You’ve got to look after yourself in the tropics, The climate that makes far north Queensland such an attractive place to live also makes it a great place for diseases and the creatures that carry them. Don’t worry – a few basic precautions will keep you safe – and we have world class experts researching and practising tropical medicine.
The main concern in FNQ these days is Dengue fever – a viral illness spread by mosquito bite. The disease is not endemic here, but one of the mosquitos that can carry it is present – Aedes Aegypti. Travellers arriving from Papua New Guinea or south-east Asia bring dengue back with them, the local mosquitos bite them and spread it around.
This wet season we’ve had 112 cases of Dengue in the Cairns region. There’s no cure, but prevention is very effective – repellent and keeping your property clear of potential mosquito breeding sites are critical. Read more about dengue in tropical Queensland here http://www.health.qld.gov.au/dengue/
There’s some great work being done here to reduce the risk of dengue from the Aedes Aegypti mosquito, and a very effective program to keep its much more dangerous relative – Aedes Albopictus – out of Australia. But Federal funding for that is about to run out and scientists are worried about the health risks if it doesn’t continue.
Aedes Aegypti is a tropical mosquito – and so the Dengue risk is confined to north Queensland. But Aedes Albopictus – also known as the Asian Tiger mosquito – can survive outside the tropics, in the more temperate zones of southern Australia. This, according to the experts, means that the area in which you could be bitten by a Dengue-infected mosquito could extend to Brisbane, and well into New South Wales or Victoria in the future. And Albopictus can also carry a nasty tropical disease called Chikungunya.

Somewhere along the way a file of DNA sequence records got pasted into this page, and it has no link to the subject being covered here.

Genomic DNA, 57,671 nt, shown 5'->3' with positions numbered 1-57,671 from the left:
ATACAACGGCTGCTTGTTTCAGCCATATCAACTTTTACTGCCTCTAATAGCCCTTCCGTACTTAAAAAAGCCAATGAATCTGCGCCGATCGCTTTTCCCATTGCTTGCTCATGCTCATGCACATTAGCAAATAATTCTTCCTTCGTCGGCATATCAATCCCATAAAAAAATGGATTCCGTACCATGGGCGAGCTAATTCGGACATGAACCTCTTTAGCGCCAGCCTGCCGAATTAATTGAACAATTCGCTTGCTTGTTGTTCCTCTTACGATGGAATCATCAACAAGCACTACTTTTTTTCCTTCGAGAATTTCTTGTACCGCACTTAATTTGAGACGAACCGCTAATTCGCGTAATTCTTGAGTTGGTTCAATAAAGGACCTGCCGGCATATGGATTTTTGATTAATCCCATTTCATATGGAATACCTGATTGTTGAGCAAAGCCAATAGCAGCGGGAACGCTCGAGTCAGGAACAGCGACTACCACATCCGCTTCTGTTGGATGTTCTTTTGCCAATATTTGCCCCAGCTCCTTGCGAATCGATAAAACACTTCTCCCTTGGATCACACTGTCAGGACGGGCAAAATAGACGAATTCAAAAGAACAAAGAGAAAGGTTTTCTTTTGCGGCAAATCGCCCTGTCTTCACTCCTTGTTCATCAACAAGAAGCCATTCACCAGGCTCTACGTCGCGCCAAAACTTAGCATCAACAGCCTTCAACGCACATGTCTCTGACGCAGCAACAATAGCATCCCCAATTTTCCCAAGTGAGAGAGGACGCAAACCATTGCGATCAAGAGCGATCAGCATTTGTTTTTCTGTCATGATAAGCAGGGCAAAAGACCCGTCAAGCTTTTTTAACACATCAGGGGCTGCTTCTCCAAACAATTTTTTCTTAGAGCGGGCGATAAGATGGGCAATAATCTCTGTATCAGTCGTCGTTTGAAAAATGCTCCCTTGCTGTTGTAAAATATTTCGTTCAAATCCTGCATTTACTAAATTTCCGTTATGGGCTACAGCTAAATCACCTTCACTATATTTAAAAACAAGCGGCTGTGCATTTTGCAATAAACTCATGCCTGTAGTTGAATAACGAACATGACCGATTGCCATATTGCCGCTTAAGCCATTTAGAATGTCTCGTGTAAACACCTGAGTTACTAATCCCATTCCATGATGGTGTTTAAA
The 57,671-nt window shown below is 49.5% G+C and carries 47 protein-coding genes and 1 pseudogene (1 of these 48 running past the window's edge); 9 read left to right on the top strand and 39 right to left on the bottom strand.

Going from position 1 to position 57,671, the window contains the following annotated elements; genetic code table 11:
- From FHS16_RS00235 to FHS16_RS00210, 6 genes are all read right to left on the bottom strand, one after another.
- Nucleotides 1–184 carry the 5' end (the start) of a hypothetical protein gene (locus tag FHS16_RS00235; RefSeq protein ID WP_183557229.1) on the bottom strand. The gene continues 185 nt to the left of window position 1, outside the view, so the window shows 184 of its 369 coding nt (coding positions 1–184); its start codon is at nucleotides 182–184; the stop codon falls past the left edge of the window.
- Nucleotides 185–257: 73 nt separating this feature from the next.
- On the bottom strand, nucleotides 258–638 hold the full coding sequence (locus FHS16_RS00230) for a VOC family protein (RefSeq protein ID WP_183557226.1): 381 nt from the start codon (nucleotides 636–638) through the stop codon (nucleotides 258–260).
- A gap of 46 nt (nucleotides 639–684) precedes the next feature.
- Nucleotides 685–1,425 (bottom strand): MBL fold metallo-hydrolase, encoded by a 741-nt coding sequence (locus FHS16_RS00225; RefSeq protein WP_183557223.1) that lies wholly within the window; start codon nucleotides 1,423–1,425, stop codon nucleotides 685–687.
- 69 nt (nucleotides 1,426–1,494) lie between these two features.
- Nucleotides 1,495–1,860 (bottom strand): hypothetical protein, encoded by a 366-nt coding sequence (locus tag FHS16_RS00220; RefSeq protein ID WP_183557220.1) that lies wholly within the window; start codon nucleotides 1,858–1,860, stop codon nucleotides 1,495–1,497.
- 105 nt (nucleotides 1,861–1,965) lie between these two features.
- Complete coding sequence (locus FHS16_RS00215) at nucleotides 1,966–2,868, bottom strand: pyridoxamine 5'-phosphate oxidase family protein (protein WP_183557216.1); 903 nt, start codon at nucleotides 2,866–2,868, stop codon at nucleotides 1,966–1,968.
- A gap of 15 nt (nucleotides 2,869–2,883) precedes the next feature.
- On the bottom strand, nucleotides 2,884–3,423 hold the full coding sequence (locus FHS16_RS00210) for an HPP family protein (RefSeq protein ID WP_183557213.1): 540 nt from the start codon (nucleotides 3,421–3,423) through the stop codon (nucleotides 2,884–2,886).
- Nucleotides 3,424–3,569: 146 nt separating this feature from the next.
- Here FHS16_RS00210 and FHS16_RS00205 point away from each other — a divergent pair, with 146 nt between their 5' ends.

Currently, the Tropical Public Health Service in Cairns runs an Asian Tiger mosquito control program in the Torres Strait.The mozzies used to be found in significant numbers on Thursday and Horn islands, but are now rarely seen there. But one was found recently on a ship in Cairns, and they’re routinely present in near neighbours Papua New Guinea and Solomon Islands. If they get established on the Australian mainland, they will spread, and scientists tell us that will require major new control strategies at local, state and federal level.
Listen to Professor Scott Ritchie of James Cook University Cairns and Dr Greg Devine of the Tropical Public Health Service Cairns talk about the current program and make the case for it to continue.
Listen to Scott & Greg talk about the current Dengue outbreaks in Cairns and some the programs to control the spread of the disease.
Scott Ritchie is a member of the Aedes albopictus technical advisory committee and the National Arbovirus and Malaria Advisory Committee..
Greg Devine is Director of Medical Entomology with Tropical Public Health Services in Cairns.